Glype is a PHP-based web proxy script, and is currently the most popular CGI proxy software package in use on the web. Since 2007 there have been close to a million downloads of the script. The authors of Glype, UpsideOut, Inc., stopped support for the software in the middle of 2017, but the code is still available via several GitHub repositories, such as: https://github.com/k1995/glype
Quick and easy to install, it's accessibility makes it popular with webmasters across the globe wishing to include proxy functionality on their website or domain. Being open source it can easily be modified to a user's needs, though some stipulations are given for proper attribution in Glype installations, unless a paid license is purchased.
Glype proxies comprise the bulk of our proxy database, with new installations being discovered day by day; you are sure to find a proxy in a location of your choosing that suits your needs here.
PHProxy is a PHP-based web proxy script, and has been around for over 10 years, in various incarnations. Originally launched in 2004 by author Abdullah Arif, the project is now inactive and no updates have been made to the script since the 20th January 2007. The project is still hosted by SourceForge, and is available for free download from here: http://sourceforge.net/projects/poxy/
For simply bypassing firewalls or other blocked websites it still works well for most people's needs.
A continuation of the project has emerged in 2018, and aims to continue development with more modern functionality: https://github.com/PHProxy/phproxy
Along with hundreds of Glype and PHProxy powered proxies, we also check and track a number of proxies running less popular or less well-known scripts. Each site may have differing options and functions, but their overall functions will be the same - offering you a way to mask your IP while visiting locations on the internet. Information on each of the proxy scripts we track is featured below:
PHP-Proxy: One of the few of these scripts that is still actively updated (at time of writing it's 'to-do' list was updated on March 25, 2018), PHP-Proxy was created as an alternative to Glype, and is easy to use and install.
miniProxy: A very barebones proxy written in PHP, it is nevertheless fast, and functional. It's easy to install and use, and hopefully we'll see more installations cropping up in the future. The code is no longer maintained by the original author as of April 2020, but it is on GitHub, so developers are free to improve and add to it as they see fit.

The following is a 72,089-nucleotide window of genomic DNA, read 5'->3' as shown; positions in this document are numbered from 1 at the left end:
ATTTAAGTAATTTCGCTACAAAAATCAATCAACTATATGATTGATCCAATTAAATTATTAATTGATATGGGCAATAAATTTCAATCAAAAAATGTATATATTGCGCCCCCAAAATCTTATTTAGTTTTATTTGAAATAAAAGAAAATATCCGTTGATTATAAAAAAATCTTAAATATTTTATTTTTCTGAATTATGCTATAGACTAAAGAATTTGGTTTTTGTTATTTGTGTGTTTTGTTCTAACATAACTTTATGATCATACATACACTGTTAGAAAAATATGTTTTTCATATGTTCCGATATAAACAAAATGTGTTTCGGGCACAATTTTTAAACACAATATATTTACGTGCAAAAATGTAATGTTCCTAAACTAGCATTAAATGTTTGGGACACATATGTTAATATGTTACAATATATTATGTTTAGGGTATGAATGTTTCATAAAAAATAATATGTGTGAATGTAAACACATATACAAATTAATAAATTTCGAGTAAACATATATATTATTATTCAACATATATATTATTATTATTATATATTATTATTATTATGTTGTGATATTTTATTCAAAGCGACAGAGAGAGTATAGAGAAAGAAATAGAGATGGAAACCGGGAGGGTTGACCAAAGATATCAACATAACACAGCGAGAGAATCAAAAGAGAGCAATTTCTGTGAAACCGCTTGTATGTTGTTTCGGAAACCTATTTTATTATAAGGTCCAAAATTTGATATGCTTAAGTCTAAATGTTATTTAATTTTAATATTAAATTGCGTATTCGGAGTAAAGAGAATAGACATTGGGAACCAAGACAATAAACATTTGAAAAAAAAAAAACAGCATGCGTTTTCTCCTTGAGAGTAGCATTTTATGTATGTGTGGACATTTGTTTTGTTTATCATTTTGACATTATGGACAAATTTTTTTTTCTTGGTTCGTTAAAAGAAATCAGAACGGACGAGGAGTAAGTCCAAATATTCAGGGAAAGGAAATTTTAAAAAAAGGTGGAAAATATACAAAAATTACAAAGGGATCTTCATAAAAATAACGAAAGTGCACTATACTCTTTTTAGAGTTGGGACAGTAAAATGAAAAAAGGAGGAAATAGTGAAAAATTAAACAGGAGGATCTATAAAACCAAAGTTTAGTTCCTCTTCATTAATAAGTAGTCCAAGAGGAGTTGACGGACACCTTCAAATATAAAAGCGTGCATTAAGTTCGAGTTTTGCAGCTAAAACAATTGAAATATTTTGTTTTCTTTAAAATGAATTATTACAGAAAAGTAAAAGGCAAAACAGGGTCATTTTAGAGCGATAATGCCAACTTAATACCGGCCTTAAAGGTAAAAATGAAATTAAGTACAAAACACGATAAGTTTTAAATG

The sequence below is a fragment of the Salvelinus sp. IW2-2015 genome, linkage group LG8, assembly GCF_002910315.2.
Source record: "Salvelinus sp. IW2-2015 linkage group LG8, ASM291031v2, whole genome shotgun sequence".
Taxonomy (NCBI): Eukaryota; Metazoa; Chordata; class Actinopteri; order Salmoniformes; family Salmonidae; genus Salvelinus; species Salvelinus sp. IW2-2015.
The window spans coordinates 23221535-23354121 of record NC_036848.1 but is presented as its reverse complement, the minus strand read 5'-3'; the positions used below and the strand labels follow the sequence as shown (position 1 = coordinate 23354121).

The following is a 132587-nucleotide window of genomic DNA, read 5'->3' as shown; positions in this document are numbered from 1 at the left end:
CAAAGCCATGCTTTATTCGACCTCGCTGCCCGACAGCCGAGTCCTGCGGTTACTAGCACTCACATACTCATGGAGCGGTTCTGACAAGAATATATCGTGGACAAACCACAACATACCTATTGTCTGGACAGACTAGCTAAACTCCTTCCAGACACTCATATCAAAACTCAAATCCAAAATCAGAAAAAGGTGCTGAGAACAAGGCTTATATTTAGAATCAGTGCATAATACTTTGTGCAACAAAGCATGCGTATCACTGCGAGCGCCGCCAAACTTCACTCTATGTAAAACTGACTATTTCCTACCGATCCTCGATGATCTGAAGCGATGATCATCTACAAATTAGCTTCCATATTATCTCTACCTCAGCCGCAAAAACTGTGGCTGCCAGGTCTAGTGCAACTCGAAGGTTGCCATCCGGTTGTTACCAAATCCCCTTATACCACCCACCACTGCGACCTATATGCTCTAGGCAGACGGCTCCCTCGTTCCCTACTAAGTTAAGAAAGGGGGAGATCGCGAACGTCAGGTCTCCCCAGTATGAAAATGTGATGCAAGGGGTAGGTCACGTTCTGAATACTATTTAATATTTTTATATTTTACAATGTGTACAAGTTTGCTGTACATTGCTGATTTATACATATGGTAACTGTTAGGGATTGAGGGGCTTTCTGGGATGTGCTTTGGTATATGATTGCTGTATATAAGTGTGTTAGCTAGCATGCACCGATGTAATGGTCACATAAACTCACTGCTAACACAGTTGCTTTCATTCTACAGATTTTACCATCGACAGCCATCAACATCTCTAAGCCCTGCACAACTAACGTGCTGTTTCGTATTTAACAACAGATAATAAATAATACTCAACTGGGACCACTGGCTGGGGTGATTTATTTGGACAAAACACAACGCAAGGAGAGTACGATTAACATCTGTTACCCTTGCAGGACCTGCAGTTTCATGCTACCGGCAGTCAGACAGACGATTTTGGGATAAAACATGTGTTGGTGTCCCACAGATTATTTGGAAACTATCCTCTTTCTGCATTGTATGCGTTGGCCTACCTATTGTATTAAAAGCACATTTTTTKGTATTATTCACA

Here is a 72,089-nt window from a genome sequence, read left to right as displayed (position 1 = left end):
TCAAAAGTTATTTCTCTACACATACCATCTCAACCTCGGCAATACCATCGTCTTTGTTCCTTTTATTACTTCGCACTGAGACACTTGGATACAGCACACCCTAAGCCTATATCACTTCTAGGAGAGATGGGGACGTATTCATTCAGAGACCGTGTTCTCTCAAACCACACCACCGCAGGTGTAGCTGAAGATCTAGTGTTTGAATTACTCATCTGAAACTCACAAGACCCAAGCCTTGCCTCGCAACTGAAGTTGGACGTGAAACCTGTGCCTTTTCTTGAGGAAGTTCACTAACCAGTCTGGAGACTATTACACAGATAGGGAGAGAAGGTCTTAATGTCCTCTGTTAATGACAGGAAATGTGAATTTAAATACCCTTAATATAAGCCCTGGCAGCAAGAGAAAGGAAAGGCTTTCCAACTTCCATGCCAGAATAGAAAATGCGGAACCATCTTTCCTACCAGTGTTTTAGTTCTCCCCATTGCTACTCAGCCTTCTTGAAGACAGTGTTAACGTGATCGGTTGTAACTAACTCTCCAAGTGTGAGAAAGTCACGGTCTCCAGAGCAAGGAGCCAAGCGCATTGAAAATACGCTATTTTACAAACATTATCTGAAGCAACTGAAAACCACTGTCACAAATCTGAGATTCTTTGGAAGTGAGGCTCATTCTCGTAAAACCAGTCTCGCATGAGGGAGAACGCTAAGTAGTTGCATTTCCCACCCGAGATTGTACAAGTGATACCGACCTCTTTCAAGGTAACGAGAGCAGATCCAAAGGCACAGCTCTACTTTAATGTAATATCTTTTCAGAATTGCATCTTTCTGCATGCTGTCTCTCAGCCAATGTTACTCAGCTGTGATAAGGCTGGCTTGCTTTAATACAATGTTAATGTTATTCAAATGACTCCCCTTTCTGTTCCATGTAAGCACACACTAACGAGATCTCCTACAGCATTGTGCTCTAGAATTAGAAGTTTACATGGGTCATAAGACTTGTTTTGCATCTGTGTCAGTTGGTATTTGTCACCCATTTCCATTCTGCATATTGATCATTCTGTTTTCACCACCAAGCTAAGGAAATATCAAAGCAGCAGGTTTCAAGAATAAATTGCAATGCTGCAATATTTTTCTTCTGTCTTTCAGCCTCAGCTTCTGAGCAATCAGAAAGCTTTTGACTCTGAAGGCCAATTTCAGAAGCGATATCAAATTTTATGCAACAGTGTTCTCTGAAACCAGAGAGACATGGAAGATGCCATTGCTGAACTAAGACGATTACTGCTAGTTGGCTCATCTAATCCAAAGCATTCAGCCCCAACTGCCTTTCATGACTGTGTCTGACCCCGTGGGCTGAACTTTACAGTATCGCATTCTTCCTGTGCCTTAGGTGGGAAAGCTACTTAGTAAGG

ProxyPy: A proxy script written in Python, and last updated in 2014, ProxyPy is a bare-bones no-nonsense proxy, with a fair number of working installations. Many of these proxies are hosted on Google's Appspot service. The proxypy.org domain seems to have expired and then been snapped up by an SEO spammer, which as of August 2021 has knocked out functionality of most of these proxies.
CGIProxy: Probably the first ever widely used web proxy script, CGIProxy has been around since 1998 and is programmed in Perl. Although it is still maintained, and was last updated in 2019, there are very few sites still using this script.
KnProxy: A Chinese-developed PHP proxy that uses cURL or PHP Sockets to grab the content you're after. Originally developed to allow people to bypass the Great Firewall of China, it still works pretty well, with the last GitHub commit having been made in 2017 at time of writing.
CensorDodge: A PHP-based one-click setup proxy script written and currently maintained by Ryan Maber. One of the newer proxy scripts out there and pretty capable and easy to use - hopefully we'll see more installations and updates in the future.
Surrogafier: A web proxy script last updated in 2015, surrogafier was written by Brad Cable in PHP. Functions are pretty standard, though HTTPS functionality may be patchy.
phpmyproxy: A lightweight proxy script programmed in PHP and meant as a PHP version of CGIProxy. Once again features a pretty standard list of functions.
Zelune: An old proxy script originally from over a decade ago, it was billed as "the world's fastest proxy script", because unlike it's competitors at the time, zelune uses cURL to download the files through the proxy. Not currently maintained as far as we know.